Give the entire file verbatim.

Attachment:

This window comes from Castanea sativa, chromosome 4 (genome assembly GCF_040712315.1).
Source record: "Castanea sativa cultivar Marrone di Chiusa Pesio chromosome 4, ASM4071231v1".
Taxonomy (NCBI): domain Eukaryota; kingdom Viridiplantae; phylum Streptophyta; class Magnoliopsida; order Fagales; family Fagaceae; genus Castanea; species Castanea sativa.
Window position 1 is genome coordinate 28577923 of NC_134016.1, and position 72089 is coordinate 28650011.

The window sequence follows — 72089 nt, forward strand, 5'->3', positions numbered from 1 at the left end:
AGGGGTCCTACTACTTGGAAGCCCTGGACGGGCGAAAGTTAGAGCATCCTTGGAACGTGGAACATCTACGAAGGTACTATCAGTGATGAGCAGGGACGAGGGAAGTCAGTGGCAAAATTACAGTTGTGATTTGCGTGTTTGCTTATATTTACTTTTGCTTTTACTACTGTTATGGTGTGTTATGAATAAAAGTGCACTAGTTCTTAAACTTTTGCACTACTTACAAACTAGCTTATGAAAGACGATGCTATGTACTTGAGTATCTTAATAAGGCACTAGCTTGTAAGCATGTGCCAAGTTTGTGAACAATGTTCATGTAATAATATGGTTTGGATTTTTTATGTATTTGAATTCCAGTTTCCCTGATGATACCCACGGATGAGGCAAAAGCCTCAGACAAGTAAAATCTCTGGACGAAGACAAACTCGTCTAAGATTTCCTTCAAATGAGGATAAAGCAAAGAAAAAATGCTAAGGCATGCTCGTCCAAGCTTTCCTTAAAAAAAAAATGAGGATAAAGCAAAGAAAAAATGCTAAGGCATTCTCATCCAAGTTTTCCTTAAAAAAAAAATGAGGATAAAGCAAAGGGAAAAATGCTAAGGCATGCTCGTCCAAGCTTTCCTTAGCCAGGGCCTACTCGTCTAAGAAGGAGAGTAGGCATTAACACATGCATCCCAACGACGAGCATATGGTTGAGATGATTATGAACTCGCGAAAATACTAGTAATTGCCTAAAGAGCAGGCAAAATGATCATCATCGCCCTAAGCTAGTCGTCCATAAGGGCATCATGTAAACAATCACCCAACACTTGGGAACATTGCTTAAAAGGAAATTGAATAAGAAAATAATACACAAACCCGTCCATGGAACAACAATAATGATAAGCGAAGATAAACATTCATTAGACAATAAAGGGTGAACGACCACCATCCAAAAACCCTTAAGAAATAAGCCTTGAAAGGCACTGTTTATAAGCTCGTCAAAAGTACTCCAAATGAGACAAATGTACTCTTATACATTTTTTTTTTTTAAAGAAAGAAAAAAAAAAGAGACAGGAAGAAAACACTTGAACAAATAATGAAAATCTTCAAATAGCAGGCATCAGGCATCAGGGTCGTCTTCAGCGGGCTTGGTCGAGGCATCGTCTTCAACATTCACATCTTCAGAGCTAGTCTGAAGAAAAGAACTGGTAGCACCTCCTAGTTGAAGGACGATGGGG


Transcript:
This window comes from Castanea sativa, chromosome 4 (genome assembly GCF_040712315.1).
Source record: "Castanea sativa cultivar Marrone di Chiusa Pesio chromosome 4, ASM4071231v1".
Taxonomy (NCBI): domain Eukaryota; kingdom Viridiplantae; phylum Streptophyta; class Magnoliopsida; order Fagales; family Fagaceae; genus Castanea; species Castanea sativa.
Window position 1 is genome coordinate 28577923 of NC_134016.1, and position 72089 is coordinate 28650011.

The window sequence follows — 72089 nt, forward strand, 5'->3', positions numbered from 1 at the left end:
AGGGGTCCTACTACTTGGAAGCCCTGGACGGGCGAAAGTTAGAGCATCCTTGGAACGTGGAACATCTACGAAGGTACTATCAGTGATGAGCAGGGACGAGGGAAGTCAGTGGCAAAATTACAGTTGTGATTTGCGTGTTTGCTTATATTTACTTTTGCTTTTACTACTGTTATGGTGTGTTATGAATAAAAGTGCACTAGTTCTTAAACTTTTGCACTACTTACAAACTAGCTTATGAAAGACGATGCTATGTACTTGAGTATCTTAATAAGGCACTAGCTTGTAAGCATGTGCCAAGTTTGTGAACAATGTTCATGTAATAATATGGTTTGGATTTTTTATGTATTTGAATTCCAGTTTCCCTGATGATACCCACGGATGAGGCAAAAGCCTCAGACAAGTAAAATCTCTGGACGAAGACAAACTCGTCTAAGATTTCCTTCAAATGAGGATAAAGCAAAGAAAAAATGCTAAGGCATGCTCGTCCAAGCTTTCCTTAAAAAAAAAATGAGGATAAAGCAAAGAAAAAATGCTAAGGCATTCTCATCCAAGTTTTCCTTAAAAAAAAAATGAGGATAAAGCAAAGGGAAAAATGCTAAGGCATGCTCGTCCAAGCTTTCCTTAGCCAGGGCCTACTCGTCTAAGAAGGAGAGTAGGCATTAACACATGCATCCCAACGACGAGCATATGGTTGAGATGATTATGAACTCGCGAAAATACTAGTAATTGCCTAAAGAGCAGGCAAAATGATCATCATCGCCCTAAGCTAGTCGTCCATAAGGGCATCATGTAAACAATCACCCAACACTTGGGAACATTGCTTAAAAGGAAATTGAATAAGAAAATAATACACAAACCCGTCCATGGAACAACAATAATGATAAGCGAAGATAAACATTCATTAGACAATAAAGGGTGAACGACCACCATCCAAAAACCCTTAAGAAATAAGCCTTGAAAGGCACTGTTTATAAGCTCGTCAAAAGTACTCCAAATGAGACAAATGTACTCTTATACATTTTTTTTTTTTAAAGAAAGAAAAAAAAAAGAGACAGGAAGAAAACACTTGAACAAATAATGAAAATCTTCAAATAGCAGGCATCAGGCATCAGGGTCGTCTTCAGCGGGCTTGGTCGAGGCATCGTCTTCAACATTCACATCTTCAGAGCTAGTCTGAAGAAAAGAACTGGTAGCACCTCCTAGTTGAAGGACGATGGGG